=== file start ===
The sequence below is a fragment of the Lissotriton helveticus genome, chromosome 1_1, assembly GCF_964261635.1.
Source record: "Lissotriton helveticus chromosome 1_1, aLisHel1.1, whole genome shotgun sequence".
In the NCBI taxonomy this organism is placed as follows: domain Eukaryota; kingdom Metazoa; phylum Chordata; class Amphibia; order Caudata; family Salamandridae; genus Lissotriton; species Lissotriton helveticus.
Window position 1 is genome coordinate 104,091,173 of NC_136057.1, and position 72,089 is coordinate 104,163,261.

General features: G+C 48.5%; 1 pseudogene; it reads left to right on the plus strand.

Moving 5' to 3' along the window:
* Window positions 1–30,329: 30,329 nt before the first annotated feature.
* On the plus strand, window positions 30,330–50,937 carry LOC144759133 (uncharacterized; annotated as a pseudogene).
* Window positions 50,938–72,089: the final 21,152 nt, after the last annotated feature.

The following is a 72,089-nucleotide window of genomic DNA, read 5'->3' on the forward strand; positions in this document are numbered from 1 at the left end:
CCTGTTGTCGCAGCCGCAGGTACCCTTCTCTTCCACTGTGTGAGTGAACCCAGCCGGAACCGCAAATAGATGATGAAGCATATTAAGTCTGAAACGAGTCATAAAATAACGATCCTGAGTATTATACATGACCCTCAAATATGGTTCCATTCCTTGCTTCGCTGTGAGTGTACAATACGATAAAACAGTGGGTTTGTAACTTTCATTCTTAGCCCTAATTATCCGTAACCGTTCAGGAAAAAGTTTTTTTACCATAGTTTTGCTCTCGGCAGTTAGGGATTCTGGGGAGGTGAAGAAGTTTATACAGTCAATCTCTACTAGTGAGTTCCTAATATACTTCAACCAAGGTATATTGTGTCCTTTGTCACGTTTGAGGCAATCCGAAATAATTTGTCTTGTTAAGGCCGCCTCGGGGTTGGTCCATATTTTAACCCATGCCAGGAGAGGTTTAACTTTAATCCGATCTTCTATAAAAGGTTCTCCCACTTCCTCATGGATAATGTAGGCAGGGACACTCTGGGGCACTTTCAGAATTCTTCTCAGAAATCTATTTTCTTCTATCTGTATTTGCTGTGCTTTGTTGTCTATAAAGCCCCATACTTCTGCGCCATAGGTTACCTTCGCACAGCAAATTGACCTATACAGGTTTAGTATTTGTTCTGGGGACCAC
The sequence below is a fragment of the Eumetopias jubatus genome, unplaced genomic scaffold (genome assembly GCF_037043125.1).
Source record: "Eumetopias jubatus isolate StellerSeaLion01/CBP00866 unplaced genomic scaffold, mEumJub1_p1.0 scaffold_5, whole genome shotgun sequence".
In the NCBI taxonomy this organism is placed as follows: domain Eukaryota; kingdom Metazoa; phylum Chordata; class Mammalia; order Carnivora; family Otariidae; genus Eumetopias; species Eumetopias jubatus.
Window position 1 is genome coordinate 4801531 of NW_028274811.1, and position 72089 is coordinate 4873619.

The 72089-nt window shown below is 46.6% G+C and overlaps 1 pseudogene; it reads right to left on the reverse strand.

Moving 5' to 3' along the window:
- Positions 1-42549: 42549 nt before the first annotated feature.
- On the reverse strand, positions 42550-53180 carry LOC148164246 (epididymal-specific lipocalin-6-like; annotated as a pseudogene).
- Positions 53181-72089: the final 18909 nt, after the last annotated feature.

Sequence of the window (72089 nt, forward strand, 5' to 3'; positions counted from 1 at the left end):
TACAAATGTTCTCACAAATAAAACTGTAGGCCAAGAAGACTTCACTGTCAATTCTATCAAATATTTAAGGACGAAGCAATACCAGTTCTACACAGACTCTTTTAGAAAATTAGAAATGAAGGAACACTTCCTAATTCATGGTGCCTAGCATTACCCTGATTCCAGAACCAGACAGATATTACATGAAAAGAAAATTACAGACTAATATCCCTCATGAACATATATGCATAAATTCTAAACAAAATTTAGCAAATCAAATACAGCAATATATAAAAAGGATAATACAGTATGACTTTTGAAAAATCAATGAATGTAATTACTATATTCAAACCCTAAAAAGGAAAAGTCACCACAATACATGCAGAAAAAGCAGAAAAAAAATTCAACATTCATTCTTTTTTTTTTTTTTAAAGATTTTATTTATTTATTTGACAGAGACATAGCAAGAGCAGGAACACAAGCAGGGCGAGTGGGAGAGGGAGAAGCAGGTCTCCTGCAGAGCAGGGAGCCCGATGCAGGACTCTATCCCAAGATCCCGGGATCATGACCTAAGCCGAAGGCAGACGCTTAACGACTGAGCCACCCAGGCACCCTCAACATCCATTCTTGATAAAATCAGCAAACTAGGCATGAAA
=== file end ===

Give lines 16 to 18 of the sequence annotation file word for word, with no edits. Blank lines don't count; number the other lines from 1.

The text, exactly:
The 72089-nt window shown below is 46.6% G+C and overlaps 1 pseudogene; it reads right to left on the reverse strand.

Moving 5' to 3' along the window:
- Positions 1-42549: 42549 nt before the first annotated feature.